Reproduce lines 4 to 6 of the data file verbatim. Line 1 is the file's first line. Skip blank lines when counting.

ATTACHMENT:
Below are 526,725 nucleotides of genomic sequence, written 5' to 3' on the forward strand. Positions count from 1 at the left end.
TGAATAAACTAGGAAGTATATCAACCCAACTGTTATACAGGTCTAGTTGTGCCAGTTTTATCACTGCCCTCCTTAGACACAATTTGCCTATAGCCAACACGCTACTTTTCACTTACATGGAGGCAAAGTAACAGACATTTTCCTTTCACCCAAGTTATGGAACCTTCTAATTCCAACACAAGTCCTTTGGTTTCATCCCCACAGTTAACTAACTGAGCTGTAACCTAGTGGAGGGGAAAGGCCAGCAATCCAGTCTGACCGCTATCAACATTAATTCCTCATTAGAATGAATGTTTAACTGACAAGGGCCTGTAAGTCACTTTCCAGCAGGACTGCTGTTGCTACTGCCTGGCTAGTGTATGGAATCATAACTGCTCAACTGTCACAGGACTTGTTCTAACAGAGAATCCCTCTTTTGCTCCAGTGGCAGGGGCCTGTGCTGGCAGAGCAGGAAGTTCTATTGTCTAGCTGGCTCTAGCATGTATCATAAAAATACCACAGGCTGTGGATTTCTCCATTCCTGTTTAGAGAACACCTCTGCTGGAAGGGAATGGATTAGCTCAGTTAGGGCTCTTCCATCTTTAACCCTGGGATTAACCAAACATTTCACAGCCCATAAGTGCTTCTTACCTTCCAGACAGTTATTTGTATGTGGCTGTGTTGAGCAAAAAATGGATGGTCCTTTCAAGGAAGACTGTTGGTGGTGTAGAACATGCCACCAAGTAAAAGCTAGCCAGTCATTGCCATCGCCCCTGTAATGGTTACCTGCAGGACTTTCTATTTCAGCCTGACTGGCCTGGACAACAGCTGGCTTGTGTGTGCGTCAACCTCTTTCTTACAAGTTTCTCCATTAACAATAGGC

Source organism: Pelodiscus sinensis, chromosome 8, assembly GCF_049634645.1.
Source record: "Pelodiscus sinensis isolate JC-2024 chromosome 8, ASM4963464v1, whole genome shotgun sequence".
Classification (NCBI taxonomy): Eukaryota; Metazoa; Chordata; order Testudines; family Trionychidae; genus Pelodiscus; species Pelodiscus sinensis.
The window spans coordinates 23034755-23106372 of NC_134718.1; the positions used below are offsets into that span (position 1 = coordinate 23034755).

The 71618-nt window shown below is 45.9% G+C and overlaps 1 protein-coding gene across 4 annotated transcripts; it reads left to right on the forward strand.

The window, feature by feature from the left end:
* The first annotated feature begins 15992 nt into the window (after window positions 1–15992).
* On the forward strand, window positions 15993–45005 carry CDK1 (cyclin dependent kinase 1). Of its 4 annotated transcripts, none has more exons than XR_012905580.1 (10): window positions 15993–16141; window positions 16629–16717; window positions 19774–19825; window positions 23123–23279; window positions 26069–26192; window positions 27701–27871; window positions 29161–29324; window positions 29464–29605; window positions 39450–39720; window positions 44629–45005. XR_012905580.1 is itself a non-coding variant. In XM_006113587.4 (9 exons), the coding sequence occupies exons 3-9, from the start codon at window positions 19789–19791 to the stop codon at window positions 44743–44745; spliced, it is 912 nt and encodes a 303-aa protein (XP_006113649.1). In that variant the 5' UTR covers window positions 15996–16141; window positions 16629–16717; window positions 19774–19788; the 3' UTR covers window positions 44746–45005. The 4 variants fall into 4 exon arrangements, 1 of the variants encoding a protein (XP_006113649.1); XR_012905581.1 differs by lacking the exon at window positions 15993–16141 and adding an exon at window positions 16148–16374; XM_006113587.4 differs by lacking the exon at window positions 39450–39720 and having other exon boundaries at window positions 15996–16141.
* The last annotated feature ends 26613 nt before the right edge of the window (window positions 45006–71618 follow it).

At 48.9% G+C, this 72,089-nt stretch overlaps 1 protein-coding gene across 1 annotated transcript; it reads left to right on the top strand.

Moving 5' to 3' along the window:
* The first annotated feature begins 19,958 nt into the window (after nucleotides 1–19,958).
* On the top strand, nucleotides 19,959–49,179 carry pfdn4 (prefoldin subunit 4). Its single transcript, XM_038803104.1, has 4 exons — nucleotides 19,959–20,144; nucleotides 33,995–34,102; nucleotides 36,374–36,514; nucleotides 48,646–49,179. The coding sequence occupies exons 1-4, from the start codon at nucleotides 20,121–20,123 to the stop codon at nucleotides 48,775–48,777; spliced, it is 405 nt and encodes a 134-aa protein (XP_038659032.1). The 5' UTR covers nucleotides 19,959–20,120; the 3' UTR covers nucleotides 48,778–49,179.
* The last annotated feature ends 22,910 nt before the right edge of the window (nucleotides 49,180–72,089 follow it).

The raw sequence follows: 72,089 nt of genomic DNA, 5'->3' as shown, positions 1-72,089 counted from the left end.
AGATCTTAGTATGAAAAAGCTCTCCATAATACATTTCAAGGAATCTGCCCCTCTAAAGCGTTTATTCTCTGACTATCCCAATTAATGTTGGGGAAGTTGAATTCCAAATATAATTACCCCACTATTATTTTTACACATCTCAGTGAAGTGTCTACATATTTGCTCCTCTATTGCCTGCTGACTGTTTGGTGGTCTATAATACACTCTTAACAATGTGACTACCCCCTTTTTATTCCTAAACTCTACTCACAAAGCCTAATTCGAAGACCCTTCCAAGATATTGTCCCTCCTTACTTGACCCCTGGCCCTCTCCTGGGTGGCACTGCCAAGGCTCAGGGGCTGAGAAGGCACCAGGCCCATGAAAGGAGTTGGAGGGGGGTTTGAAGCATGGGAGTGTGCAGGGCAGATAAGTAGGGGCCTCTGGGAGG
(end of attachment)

Source record: "Pelodiscus sinensis isolate JC-2024 chromosome 8, ASM4963464v1, whole genome shotgun sequence".
Classification (NCBI taxonomy): Eukaryota; Metazoa; Chordata; order Testudines; family Trionychidae; genus Pelodiscus; species Pelodiscus sinensis.
The window spans coordinates 23034755-23106372 of NC_134718.1; the positions used below are offsets into that span (position 1 = coordinate 23034755).